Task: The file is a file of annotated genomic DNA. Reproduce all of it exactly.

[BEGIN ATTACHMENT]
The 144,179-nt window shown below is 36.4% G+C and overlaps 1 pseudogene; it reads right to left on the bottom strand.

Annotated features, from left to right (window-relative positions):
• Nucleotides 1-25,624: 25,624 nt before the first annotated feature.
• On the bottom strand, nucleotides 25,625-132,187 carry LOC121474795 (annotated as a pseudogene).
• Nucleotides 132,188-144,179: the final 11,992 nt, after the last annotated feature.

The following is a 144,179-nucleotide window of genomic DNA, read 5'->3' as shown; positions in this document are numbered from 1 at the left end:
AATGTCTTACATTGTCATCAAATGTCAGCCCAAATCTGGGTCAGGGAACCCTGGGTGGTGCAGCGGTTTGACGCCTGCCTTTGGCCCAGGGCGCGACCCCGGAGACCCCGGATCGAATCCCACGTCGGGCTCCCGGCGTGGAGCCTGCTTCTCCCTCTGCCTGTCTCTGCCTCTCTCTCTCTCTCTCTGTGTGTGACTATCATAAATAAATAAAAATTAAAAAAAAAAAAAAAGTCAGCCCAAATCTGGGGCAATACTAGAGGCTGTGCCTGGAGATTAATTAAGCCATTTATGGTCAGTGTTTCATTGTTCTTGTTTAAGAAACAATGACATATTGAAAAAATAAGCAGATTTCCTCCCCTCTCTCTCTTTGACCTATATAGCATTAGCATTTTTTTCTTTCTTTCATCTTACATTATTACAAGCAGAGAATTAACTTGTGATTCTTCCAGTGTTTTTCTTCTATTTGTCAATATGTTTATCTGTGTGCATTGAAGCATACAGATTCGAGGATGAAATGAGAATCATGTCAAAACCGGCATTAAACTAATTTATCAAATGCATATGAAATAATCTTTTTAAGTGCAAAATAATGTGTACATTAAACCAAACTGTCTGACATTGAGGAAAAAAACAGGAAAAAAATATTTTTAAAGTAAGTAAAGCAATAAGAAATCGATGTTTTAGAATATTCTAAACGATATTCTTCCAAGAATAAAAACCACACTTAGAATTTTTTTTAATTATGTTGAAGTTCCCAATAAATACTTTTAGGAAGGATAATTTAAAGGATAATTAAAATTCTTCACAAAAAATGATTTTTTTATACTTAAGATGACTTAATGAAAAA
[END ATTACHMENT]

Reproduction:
The 144,179-nt window shown below is 36.4% G+C and overlaps 1 pseudogene; it reads right to left on the bottom strand.

Annotated features, from left to right (window-relative positions):
• Nucleotides 1-25,624: 25,624 nt before the first annotated feature.
• On the bottom strand, nucleotides 25,625-132,187 carry LOC121474795 (annotated as a pseudogene).
• Nucleotides 132,188-144,179: the final 11,992 nt, after the last annotated feature.

The following is a 144,179-nucleotide window of genomic DNA, read 5'->3' as shown; positions in this document are numbered from 1 at the left end:
AATGTCTTACATTGTCATCAAATGTCAGCCCAAATCTGGGTCAGGGAACCCTGGGTGGTGCAGCGGTTTGACGCCTGCCTTTGGCCCAGGGCGCGACCCCGGAGACCCCGGATCGAATCCCACGTCGGGCTCCCGGCGTGGAGCCTGCTTCTCCCTCTGCCTGTCTCTGCCTCTCTCTCTCTCTCTCTGTGTGTGACTATCATAAATAAATAAAAATTAAAAAAAAAAAAAAAGTCAGCCCAAATCTGGGGCAATACTAGAGGCTGTGCCTGGAGATTAATTAAGCCATTTATGGTCAGTGTTTCATTGTTCTTGTTTAAGAAACAATGACATATTGAAAAAATAAGCAGATTTCCTCCCCTCTCTCTCTTTGACCTATATAGCATTAGCATTTTTTTCTTTCTTTCATCTTACATTATTACAAGCAGAGAATTAACTTGTGATTCTTCCAGTGTTTTTCTTCTATTTGTCAATATGTTTATCTGTGTGCATTGAAGCATACAGATTCGAGGATGAAATGAGAATCATGTCAAAACCGGCATTAAACTAATTTATCAAATGCATATGAAATAATCTTTTTAAGTGCAAAATAATGTGTACATTAAACCAAACTGTCTGACATTGAGGAAAAAAACAGGAAAAAAATATTTTTAAAGTAAGTAAAGCAATAAGAAATCGATGTTTTAGAATATTCTAAACGATATTCTTCCAAGAATAAAAACCACACTTAGAATTTTTTTTAATTATGTTGAAGTTCCCAATAAATACTTTTAGGAAGGATAATTTAAAGGATAATTAAAATTCTTCACAAAAAATGATTTTTTTATACTTAAGATGACTTAATGAAAAA